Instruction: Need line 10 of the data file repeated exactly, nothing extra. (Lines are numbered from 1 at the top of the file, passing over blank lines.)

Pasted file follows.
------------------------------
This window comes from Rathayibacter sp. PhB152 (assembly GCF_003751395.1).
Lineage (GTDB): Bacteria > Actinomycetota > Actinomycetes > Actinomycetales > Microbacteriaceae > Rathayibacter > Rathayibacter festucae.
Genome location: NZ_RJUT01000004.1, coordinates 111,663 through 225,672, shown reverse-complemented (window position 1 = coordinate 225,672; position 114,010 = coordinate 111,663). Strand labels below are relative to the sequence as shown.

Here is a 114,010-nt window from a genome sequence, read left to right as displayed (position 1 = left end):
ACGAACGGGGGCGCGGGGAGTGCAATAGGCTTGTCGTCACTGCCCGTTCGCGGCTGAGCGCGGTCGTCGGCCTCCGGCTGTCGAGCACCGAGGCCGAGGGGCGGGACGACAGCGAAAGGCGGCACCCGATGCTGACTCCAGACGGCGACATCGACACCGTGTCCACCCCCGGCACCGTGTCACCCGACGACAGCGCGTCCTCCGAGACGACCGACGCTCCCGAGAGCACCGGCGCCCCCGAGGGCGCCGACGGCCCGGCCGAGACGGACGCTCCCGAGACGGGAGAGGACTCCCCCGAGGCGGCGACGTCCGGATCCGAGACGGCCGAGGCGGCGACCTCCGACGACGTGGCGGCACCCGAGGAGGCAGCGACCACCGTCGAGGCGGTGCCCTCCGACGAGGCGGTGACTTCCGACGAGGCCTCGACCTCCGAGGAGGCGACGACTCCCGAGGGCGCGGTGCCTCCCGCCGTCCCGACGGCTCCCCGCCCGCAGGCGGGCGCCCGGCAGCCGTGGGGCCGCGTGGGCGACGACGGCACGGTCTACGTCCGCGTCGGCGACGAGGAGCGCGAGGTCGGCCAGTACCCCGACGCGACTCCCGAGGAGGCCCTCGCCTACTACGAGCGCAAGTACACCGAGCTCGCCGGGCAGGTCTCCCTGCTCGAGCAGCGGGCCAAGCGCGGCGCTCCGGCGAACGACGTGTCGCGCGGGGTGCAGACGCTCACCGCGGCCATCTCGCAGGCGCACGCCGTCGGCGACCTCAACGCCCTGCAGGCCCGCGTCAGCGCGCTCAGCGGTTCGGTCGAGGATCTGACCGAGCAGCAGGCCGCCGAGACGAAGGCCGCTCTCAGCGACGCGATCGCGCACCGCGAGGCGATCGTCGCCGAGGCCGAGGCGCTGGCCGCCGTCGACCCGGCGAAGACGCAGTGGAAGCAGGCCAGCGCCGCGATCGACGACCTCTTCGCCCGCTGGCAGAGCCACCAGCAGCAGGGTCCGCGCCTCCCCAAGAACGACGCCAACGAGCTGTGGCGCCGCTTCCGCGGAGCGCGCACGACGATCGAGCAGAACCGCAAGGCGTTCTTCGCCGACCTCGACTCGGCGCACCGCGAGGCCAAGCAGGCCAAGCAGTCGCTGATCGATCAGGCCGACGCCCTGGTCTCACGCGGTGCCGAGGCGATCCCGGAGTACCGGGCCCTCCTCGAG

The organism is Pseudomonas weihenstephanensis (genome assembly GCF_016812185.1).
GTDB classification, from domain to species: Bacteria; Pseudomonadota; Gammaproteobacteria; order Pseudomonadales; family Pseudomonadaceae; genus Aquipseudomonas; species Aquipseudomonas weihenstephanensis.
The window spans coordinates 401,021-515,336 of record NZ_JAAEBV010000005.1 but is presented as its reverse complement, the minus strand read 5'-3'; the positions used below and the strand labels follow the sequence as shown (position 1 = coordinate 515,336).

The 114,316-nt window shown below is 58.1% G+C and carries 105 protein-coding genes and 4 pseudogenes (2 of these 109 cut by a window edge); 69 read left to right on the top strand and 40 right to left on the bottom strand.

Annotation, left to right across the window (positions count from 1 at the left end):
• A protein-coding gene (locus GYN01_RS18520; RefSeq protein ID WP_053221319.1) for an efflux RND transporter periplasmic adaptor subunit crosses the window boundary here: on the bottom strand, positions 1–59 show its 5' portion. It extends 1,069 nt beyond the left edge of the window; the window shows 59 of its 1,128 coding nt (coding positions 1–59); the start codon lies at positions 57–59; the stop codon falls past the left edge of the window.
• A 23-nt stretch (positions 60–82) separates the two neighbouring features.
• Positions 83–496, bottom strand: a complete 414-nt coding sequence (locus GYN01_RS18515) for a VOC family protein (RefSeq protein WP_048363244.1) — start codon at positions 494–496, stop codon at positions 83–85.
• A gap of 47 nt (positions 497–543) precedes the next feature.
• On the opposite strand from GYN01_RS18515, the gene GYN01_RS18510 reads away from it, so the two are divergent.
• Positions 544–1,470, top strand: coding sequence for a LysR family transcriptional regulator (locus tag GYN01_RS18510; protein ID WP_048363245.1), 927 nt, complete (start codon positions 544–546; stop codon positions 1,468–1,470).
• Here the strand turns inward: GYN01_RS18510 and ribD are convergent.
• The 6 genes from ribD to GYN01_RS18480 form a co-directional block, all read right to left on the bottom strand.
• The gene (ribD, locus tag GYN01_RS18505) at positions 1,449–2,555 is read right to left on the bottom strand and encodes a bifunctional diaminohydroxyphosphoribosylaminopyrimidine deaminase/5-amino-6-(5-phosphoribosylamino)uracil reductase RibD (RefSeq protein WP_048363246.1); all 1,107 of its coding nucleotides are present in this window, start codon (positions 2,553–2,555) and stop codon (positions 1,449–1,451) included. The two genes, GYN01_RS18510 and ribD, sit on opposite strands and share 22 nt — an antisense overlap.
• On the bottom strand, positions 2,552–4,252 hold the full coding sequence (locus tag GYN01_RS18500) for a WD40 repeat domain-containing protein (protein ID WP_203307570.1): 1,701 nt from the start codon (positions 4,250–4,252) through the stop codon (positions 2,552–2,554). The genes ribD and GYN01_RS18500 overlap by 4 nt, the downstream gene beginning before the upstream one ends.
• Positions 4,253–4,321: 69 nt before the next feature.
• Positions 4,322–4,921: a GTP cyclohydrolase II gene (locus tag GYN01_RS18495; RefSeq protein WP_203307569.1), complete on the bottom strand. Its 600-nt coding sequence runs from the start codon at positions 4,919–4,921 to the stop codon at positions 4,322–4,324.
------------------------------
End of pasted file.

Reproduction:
Annotation, left to right across the window (positions count from 1 at the left end):